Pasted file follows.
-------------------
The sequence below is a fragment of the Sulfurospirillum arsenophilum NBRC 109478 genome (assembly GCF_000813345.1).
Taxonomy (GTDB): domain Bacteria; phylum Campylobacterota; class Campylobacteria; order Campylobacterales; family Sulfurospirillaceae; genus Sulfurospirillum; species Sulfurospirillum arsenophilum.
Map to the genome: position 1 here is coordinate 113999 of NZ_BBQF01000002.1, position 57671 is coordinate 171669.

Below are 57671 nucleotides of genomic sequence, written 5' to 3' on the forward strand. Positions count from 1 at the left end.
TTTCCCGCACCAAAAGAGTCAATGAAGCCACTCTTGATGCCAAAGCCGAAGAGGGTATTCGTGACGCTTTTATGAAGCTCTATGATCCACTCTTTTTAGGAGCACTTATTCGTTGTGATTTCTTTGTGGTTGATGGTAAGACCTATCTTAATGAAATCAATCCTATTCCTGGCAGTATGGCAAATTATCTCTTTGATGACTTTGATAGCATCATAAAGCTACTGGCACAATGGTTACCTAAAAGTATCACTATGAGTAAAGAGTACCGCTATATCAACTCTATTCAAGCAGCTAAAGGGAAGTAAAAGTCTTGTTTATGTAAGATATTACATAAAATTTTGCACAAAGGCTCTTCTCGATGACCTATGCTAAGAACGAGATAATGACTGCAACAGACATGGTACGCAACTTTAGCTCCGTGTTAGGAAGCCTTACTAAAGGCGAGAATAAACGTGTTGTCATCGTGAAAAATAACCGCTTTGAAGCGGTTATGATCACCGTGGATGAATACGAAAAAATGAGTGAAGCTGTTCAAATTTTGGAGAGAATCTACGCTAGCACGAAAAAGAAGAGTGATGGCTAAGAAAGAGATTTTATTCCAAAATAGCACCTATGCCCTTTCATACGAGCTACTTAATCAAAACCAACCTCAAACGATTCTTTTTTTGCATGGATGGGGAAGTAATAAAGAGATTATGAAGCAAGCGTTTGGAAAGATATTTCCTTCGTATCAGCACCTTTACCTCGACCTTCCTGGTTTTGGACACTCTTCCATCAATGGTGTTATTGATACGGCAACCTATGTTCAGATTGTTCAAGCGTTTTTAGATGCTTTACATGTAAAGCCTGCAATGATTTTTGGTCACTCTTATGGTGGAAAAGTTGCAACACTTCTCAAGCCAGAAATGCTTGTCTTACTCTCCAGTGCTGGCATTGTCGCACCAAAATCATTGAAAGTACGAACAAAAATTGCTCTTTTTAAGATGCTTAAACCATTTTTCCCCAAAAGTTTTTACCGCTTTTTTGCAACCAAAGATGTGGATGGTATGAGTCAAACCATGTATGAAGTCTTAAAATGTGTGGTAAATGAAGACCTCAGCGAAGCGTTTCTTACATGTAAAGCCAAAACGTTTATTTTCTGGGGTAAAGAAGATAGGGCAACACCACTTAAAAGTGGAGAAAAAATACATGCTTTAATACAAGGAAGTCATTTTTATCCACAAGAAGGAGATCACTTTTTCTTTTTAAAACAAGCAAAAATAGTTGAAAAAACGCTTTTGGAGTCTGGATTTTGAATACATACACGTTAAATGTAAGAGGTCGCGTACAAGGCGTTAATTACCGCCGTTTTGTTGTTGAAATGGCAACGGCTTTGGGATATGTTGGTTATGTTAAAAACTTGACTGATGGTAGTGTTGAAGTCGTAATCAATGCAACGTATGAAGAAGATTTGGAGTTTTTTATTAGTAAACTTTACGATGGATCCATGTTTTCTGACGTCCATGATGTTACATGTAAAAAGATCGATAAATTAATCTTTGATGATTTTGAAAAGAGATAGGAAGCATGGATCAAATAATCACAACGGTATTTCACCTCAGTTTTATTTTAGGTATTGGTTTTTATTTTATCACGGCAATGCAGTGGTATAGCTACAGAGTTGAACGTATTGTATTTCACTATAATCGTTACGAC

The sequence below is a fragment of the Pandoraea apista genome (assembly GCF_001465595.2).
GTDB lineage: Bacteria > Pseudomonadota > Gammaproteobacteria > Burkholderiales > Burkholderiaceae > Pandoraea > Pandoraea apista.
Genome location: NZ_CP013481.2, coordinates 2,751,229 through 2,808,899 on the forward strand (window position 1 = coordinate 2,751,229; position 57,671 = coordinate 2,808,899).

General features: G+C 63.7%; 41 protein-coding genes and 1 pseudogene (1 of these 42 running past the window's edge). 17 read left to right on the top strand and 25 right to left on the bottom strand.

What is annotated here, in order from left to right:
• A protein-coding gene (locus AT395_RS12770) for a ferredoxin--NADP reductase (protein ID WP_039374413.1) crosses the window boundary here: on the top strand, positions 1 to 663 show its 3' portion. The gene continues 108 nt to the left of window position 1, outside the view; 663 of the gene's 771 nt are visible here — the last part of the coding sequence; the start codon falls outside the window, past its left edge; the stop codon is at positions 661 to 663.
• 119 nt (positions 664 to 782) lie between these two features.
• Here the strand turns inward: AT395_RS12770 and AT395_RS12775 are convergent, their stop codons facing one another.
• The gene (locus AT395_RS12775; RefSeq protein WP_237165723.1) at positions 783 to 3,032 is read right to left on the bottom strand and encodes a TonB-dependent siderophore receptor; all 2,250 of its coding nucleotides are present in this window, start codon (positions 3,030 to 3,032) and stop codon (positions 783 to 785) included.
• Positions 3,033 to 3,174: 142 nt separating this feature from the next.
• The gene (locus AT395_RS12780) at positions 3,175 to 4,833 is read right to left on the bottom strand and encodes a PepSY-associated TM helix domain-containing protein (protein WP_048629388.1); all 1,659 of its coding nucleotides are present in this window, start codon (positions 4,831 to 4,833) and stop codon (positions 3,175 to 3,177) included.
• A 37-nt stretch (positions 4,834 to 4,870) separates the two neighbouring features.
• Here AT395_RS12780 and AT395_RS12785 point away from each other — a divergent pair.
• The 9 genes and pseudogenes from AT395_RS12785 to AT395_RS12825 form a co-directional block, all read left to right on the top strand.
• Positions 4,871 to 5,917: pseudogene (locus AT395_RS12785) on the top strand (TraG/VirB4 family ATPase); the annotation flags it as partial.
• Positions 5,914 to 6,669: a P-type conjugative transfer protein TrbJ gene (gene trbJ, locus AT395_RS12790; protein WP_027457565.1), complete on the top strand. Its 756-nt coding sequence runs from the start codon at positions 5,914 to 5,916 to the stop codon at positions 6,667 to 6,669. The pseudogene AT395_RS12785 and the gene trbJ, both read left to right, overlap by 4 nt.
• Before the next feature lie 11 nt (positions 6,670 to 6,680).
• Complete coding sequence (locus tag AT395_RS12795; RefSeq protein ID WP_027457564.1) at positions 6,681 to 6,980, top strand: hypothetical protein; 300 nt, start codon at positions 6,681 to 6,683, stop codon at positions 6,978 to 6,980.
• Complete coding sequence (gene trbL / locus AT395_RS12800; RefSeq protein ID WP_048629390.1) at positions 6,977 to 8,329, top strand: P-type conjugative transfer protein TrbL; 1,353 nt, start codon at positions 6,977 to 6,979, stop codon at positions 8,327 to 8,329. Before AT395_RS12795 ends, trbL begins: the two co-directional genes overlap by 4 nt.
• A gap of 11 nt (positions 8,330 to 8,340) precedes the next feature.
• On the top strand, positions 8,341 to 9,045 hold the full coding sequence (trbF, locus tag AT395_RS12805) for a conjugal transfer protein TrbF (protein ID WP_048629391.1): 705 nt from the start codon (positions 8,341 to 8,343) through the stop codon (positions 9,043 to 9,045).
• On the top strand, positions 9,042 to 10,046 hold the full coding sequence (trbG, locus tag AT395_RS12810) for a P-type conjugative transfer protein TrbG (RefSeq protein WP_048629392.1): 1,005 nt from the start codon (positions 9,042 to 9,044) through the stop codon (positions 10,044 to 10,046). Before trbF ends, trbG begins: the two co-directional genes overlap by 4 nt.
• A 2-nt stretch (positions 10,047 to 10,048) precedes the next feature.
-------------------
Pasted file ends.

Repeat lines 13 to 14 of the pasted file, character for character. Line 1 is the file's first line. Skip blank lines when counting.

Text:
• Here the strand turns inward: AT395_RS12770 and AT395_RS12775 are convergent, their stop codons facing one another.
• The gene (locus AT395_RS12775; RefSeq protein WP_237165723.1) at positions 783 to 3,032 is read right to left on the bottom strand and encodes a TonB-dependent siderophore receptor; all 2,250 of its coding nucleotides are present in this window, start codon (positions 3,030 to 3,032) and stop codon (positions 783 to 785) included.